Led by the National Governors Association and the Council of Chief State School Officers, the states, including Maryland and Virginia, are aiming to define a framework of content and skills that meet an overarching goal. When students get their high school diplomas, the coalition says, they should be ready to tackle college or a job. The benchmarks would be "internationally competitive."
Once the organizers of the effort agree to a proposal, each state would decide individually whether to adopt it.The nearly complete support of governors for the effort -- leaders in Texas, Alaska, Missouri and South Carolina are the only ones that have not signed on -- is key. Many Republicans oppose nationally mandated standards, saying schools should not be controlled by Washington. But there is broad support for a voluntary effort that bubbles up from the states.
"This is the beginning of a new day for education in our country," U.S. Education Secretary Arne Duncan said. "A lot of hard work is ahead of us. But this is a huge step in a direction that would have been unimaginable just a year or two ago."There will be no prescription for how teachers get there, avoiding nettlesome discussions about whether phonics or whole language is a better method of teaching reading; whether students should be drilled in math facts; or whether eighth-graders should read "The Great Gatsby" or "To Kill a Mockingbird."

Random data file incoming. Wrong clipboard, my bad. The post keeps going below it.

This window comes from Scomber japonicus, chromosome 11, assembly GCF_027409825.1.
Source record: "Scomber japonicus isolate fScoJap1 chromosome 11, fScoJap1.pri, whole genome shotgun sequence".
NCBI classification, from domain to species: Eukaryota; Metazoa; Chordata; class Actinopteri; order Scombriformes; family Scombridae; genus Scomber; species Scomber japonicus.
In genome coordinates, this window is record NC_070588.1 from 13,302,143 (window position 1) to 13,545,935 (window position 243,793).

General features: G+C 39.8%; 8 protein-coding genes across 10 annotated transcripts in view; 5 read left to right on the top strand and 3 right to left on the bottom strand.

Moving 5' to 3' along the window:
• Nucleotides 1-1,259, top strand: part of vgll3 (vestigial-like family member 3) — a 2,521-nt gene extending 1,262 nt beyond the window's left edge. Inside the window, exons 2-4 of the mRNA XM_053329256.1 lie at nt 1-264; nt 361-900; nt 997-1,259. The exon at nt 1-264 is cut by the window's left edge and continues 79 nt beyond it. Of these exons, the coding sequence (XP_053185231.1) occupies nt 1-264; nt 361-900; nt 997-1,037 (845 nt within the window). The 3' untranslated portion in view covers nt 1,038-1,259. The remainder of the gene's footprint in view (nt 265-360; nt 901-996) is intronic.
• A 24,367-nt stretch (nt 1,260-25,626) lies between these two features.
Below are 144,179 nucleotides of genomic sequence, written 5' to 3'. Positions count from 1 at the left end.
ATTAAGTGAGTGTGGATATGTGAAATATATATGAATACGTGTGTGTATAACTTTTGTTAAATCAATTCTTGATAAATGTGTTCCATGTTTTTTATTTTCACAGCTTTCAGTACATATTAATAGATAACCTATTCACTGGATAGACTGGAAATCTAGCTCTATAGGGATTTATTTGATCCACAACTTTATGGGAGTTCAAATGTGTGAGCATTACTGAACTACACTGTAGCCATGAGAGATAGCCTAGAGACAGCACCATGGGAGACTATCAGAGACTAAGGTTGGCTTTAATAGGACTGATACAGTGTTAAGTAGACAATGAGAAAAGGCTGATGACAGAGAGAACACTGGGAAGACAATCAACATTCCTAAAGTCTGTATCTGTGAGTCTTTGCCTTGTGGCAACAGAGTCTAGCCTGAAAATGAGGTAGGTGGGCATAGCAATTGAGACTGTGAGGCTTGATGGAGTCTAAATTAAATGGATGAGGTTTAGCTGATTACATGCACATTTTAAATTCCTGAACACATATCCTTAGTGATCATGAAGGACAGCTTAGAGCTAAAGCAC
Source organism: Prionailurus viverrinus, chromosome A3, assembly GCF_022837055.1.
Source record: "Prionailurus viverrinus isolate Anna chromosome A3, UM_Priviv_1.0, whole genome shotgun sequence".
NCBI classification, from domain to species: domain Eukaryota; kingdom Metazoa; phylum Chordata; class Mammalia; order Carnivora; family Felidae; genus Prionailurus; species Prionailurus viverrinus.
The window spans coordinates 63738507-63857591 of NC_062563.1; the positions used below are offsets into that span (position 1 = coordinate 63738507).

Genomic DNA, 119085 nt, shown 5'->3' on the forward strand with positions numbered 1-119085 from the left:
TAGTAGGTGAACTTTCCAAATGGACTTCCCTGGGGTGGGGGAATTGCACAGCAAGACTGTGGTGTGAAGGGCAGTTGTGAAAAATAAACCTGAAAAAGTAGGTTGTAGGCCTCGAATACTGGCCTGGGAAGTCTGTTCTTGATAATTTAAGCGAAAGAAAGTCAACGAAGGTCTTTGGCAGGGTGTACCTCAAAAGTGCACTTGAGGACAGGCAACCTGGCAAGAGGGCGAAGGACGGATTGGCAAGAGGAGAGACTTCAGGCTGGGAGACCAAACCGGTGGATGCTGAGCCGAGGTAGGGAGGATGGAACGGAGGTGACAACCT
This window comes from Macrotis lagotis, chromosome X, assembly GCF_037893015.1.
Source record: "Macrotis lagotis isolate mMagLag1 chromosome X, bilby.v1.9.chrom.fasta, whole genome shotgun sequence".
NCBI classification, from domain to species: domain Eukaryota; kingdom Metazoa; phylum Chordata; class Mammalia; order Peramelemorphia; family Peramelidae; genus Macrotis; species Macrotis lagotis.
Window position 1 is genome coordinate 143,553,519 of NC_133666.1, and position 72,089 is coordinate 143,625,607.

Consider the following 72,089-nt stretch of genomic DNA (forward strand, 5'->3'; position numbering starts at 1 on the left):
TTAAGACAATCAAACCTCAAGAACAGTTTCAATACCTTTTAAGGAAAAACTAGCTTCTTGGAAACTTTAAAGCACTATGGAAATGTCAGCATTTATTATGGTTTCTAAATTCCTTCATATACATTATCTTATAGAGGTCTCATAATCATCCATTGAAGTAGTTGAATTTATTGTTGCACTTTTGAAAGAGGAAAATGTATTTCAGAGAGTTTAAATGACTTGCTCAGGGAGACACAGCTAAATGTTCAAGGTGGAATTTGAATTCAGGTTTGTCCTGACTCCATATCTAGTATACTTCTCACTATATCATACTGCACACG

Education experts say there will still be plenty to argue about.
"All the groups, the math educators and the English professors and the liberals and the conservatives will want to weigh in," said Michael J. Petrilli, vice president for national programs and policy at the nonprofit Thomas B. Fordham Institution. "There are fundamental disagreements in our society about what kids should learn."